Boston Mayor Marty Walsh has ordered the suspension of all construction work in the city effective Tuesday due to concerns about the coronavirus outbreak.
"We want to make sure those workers are safe," Walsh said.
He said there are tens of thousands of construction projects going on in the city, adding, "We're in the middle of a boom right now."
"Construction is at the core of our economy here in Boston," Walsh said.
But the construction boom is no match for the pandemic, and the city wants to make sure thousands of workers are protected by not being in close quarters.
"The Coronavirus is one of the greatest public health challenges that our city has ever faced," said Walsh.
The construction suspension is expected to last at least 14 days, Walsh said.
He also said all Boston Public Library locations will be closed as of 6 p.m. Monday. All late fees are being waived until May 1, and library card expiration dates are being pushed back.
"This is a difficult decision... and we're not taking this closure lightly," Walsh said.
The mayor said all Boston Center for Youth & Families pools, gyms and fitness centers are also closed, and all BCYF programs will be suspended as of Wednesday.
Walsh said there are now 33 coronavirus cases in Boston, and he expects those numbers to continue to climb.
"The city has taken bold steps," he said, from declaring a state of emergency, closing the schools effective Tuesday, postponing the Boston Marathon, canceling the South Boston St. Patrick's Day Parade and announcing sweeping changes for bars and restaurants in the city in an effort to protect residents.
Walsh also announced the establishment of the Boston Resiliency Fund, which is aimed at helping those impacted by the coronavirus. The initial goal is to raise $20 million.
"Boston is a strong and resilient city full of strong and resilient people," he said. "We look out for one another, and when a challenge arises, we rise to that occasion together."
Massachusetts Gov. Charlie Baker also announced a new fund for small businesses impacted by the virus. Businesses with up to 50 employees can apply for up to $75,000 in loans.
"Loans are available immediately with no payments for six months," he said.
The appearances come ahead of statewide public school closures that begin Tuesday. Health officials have reported 164 coronavirus cases in the state.
Baker on Sunday ordered all Massachusetts public and private elementary and secondary schools to close for three weeks. The school closures go into effect Tuesday and will remain in place through April 7, the governor said. Walsh has ordered Boston schools closed until April 27.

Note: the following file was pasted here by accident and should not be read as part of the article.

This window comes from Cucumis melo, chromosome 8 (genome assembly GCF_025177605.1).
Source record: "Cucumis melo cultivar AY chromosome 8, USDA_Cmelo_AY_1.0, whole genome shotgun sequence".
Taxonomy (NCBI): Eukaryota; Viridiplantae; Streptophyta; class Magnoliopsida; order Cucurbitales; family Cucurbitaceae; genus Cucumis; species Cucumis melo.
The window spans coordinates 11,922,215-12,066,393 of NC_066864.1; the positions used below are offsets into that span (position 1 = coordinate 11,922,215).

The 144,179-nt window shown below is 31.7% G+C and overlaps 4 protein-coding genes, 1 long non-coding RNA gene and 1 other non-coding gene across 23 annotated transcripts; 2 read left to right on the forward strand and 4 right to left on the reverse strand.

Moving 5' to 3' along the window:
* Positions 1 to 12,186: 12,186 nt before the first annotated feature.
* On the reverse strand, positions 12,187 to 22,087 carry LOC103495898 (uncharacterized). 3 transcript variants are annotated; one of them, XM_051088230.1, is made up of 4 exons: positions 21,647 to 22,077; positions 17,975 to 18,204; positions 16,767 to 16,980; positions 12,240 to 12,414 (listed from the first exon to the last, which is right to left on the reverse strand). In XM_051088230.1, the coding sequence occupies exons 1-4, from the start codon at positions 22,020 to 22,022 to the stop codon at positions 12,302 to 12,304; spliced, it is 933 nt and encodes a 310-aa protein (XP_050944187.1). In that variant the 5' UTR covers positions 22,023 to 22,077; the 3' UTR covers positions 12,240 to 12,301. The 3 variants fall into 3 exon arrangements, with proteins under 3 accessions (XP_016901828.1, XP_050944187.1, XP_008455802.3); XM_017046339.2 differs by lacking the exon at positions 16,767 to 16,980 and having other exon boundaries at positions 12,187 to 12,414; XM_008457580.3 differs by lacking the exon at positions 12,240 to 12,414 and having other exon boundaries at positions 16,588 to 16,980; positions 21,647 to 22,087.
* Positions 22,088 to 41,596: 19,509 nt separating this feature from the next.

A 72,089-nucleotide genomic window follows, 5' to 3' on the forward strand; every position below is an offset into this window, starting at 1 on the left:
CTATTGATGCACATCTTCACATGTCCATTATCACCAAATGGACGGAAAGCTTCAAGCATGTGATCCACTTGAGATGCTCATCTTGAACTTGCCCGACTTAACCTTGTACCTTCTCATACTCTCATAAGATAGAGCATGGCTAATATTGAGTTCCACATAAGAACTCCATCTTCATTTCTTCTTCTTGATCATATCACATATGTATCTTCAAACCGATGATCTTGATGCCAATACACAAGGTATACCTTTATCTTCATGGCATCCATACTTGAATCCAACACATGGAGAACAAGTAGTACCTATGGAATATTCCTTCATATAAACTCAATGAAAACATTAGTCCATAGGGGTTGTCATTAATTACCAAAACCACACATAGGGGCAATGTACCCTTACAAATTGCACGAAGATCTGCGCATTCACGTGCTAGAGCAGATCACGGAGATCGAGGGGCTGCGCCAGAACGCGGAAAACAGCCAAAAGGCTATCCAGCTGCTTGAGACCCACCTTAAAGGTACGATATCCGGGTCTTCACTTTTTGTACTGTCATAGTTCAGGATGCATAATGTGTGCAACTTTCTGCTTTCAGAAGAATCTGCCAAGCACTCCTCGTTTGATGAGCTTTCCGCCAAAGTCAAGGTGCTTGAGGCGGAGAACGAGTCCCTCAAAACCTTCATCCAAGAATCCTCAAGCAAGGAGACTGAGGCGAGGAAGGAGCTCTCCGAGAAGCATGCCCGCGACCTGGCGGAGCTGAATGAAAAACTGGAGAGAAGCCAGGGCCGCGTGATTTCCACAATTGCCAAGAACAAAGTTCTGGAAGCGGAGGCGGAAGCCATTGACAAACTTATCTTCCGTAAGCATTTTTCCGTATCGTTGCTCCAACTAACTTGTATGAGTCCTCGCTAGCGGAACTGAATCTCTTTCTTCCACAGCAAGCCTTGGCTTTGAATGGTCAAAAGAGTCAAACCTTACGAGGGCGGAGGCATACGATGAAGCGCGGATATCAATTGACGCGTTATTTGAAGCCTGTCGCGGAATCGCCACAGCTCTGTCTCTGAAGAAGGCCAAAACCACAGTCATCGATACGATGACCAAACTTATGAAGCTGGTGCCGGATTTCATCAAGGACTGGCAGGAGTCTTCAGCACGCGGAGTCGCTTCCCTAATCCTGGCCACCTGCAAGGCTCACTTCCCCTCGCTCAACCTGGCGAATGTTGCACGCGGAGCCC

Other actions announced Sunday include limiting the size of gatherings, restricting where people can eat at restaurants and who can visit hospitals and nursing homes, and expanding when people can file for unemployment -- the outbreak is expected to have a deep impact on the economy and jobs market.
Walsh continues to urge the city's residents to maintain social distancing, the practice of interacting as little as possible with others to be less likely to spread the new coronavirus, which has already killed more than 60 people in the United States and thousands abroad.
Officials understand that many districts rely on school buildings for essential services outside of educational programs, like meal programs and special education, Baker said. Closing down schools for classes will not impact these types of services, he said, and officials will work with school districts to keep school buildings open whenever possible to continue to offer these services.
Four of the 26 new coronavirus cases announced Sunday are related to the employee meeting held at a Boston hotel by the Cambridge biotech firm Biogen last month. Health officials say 108 of the 164 cases are now tied to the Feb. 24-27 meeting held at the Marriott Long Wharf hotel, which has since closed "in the interest of public health."
Of the state's 164 cases, 74 are women and 90 are men. Middlesex County residents still account for nearly half, 75, of the cases statewide. Norfolk and Suffolk counties both have 31 cases, while there are nine cases in Berkshire County. There are now six cases each in Essex and Worcester counties.
Plymouth, Hampden, Barnstable and Bristol counties have one case each. Two cases are of unknown counties at this time.
Two more patients have been hospitalized, bringing the total to 13 so far, though 36 other cases are listed as being under investigation, according to Sunday's figures.
Boston EMS urge people to not call 911 to request COVID-19 testing. People are asked to call their primary care providers, the mayor's health line at 617-534-5050, or the state DPH information line at 211.
Virus-related symptoms include fever (100.4°F or higher), cough, trouble breathing or shortness of breath.
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